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Friday, June 18, 2010

The Wonder of Alzheimer's Caregiving


"The highest reward for a person's toil is not what they get for it, but what they become by it." -- John Ruskin ....
By Bob DeMarco
Alzheimer's Reading Room

This is a good example of the wonderful, positive emails I receive here at the Alzheimer's Reading Room from Alzheimer's caregivers around the world. An entire myriad of feelings run through me as I read.

With tears rolling out of my eyes, I somehow feel happy and proud. That might sound a little odd.

In a way that only a caregiver can understand, Alzheimer's caregiver can be a wonderful, uplifting task. A task that goes on and on and on and for years -- for many.

As this caregiver wrote, "You learn the tricks of the trade or at least try to solve them." The metamorphosis of the caregiver is a process that continues from beginning to end. People often say, I don't know how you do it. We just do.

Look up into the sky at night, there we are.

Here is a copy of the email



Blessings To You and Dotty,

Thank you for posting the update on Tom DeBaggio. I was driving home one evening when I heard his story on the radio. Then when I got home I looked it up on the Internet. Several years has passed now and it is all too sad.

I wrote to you once about Mom and I and our journey together.

Mom will be 82 June 21st. She is a frail 83 lbs. It was 13 years ago we began this journey together. Dad passed away 14 years ago of prostate cancer.

IM so blessed she is still here with me in my home. I call her my Angel. Hospice was in yesterday. Her vitals are good. Chest clear, blood pressure and heart rate. I asked the nurse how long can they continue being so little. Her answer.......longer than you may think.

Everyday I get her up with the help of her transporter chair. She eats good. Oatmeal, mashed bananas, O.J. I hide all her pills in her food. Mash them up. She eats a good lunch and dinner. The Hospice nurse told me she will let you know when she no longer wants to eat. Well, there have been days she does not open her mouth. She cements those lips down. ha! I pry them open, place the straw in there and tilt a little fluid. Tell her, now swallow. Then hand her the sippy cup and she drinks all by herself. I call it awakening the senses. I bought a juicer awhile back. I make fruit drinks and vegetable drinks.

She reclines most of the day and naps in and out. I bought a sofa couple years ago in family room just for Mom. It has heat and massage. She loves it. On her bed I bought a piece of memory foam and placed it under the mattress cover. I thought it was a good idea for any pressure sores that could develop. Guess what? we have experienced 0. Yeah! When placing the incontinence pads on top.......well they move around sometimes. Or in Mom's case...in her moderate stages she used to pull them off. ha! So, I thought one day, I'll buy a roll of duct tape. It worked and that solved that problem. Honestly, we had very few accidents through the years. You learn the tricks of the trade or at least try to solve them. I have shared some of my techniques with the nurses, there reply..that's a great idea...maybe you would like to come to our Monday morning meeting. ha!

She still talks everyday. Mostly, yes and no. Sometimes a 5/6 word sentence will arrive. Two days ago, she said my name. She does love music. She still can sing most of Somewhere Over The Rainbow.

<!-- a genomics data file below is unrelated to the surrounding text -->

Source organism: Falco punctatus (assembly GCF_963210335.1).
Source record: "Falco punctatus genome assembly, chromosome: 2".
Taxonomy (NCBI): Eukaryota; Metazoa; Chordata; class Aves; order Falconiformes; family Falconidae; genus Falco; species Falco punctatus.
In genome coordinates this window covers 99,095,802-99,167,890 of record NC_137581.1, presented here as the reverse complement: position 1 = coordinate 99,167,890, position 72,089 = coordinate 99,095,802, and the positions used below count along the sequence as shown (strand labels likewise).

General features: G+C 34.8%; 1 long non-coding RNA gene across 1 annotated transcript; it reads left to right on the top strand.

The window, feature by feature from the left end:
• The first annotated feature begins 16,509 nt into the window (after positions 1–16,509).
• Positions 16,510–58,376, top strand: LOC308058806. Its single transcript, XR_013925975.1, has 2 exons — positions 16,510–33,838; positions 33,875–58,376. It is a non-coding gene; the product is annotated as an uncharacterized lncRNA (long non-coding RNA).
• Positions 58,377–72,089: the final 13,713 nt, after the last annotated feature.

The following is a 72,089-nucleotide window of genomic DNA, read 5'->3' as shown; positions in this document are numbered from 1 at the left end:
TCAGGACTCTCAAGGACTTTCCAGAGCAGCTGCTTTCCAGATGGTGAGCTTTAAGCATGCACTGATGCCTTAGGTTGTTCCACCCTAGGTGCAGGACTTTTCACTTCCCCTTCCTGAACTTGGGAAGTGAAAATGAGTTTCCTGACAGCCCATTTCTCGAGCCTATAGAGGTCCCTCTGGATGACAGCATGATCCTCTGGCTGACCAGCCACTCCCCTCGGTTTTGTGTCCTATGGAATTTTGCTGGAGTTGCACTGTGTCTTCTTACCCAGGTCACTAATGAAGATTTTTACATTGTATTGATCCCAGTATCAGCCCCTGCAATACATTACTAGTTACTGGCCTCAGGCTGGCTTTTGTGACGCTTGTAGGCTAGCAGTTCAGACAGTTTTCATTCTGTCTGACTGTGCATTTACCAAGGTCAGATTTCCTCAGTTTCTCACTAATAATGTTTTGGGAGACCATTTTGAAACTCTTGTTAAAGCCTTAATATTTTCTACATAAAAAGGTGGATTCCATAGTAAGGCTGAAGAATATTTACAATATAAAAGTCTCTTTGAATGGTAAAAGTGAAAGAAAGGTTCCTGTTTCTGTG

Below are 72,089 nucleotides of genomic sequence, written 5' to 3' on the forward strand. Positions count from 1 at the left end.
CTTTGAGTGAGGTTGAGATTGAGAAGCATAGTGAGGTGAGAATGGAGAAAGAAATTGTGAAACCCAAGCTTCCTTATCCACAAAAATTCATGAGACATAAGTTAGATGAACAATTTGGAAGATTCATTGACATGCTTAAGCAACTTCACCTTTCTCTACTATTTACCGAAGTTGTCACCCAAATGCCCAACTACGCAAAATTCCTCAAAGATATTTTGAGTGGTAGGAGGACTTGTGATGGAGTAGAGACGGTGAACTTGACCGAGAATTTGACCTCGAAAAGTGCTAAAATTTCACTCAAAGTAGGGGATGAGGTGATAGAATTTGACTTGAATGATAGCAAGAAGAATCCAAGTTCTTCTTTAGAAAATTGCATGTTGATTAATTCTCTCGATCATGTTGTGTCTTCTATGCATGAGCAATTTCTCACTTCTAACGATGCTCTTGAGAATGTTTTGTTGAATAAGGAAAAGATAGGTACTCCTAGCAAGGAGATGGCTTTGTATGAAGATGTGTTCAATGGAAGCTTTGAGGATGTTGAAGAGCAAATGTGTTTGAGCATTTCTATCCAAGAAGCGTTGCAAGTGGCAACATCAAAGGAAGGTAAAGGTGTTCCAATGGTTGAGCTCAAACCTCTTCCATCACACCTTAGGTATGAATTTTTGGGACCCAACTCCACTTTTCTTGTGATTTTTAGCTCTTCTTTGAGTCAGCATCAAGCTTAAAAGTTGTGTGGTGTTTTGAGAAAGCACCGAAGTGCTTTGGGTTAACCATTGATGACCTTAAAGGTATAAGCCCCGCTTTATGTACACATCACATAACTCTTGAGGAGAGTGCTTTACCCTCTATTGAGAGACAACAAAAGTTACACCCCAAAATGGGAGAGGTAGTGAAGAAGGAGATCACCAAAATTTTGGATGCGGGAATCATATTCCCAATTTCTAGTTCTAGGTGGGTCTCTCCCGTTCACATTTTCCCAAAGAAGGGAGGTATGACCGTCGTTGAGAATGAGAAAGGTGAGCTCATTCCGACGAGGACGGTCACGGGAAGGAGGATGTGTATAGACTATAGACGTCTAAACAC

It really has been a peaceful journey. There was just a few months in the moderate stage where agitation was prevalent. I saw the fear of the unknown in her eyes. She got up through the night a lot. I always kept in mind...the window opens, the window closes and tomorrow is a new day.

We learn so much from them. Those two intersections that meet are true. I used to do puzzles with her a lot. Then down the road I starting buying the kids large 6/8 piece assemble. There were days she could not do them. Then one day she completed the puzzle. Looked at me and said, "IM not as dum as you think I could be". ha! I laughed so hard, I cried. I always tried to keep her active. She loved planting flowers, gardening, watching the birds. I have 6 feeders and all the flowers we planted through the years......they will always be beautiful memories for me. We still look at them and watch the birds. I planted a small garden this Spring just for Mom. She loves her strawberries and tomato's.

I don't dwell as much as I used to as how all will end. I know we could be there now. As much as we try to prepare ourselves as caregivers through knowledge and experience........I believe the final curtain call will be between them and God. All I can continue to do...is let her know everyday how much she is loved. That IM her daughter and all is peaceful and safe and you have nothing to worry about. She smiles and sometimes grasps for my hand. I still tell her everyday. At night when I tuck her in for 13 years we share our "Motto" ...I point to her heart and say You, then my heart and say Me and she says Forever.

Our strength will carry us through.......it honestly does. We as caregivers are the chosen one.......the one person that as been selected to see them through this difficult journey.....long before we knew it existed. That makes us special and as we continue to hold on.... God will continue to reveal so much more to us and them.

Your a wonderful son Bob, the chosen one and because of You..........Dotty will know in her heart forever.

Humble,
Victoria

"All I ever am, or hope to be, I owe to my Angel, my Mother." Abraham Lincoln

"I don't think of the misery, but of the beauty that still remains." Anne Frank

"The highest reward for a person's toil is not what they get for it, but what they become by it." John Ruskin



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Original content Bob DeMarco, the Alzheimer's Reading Room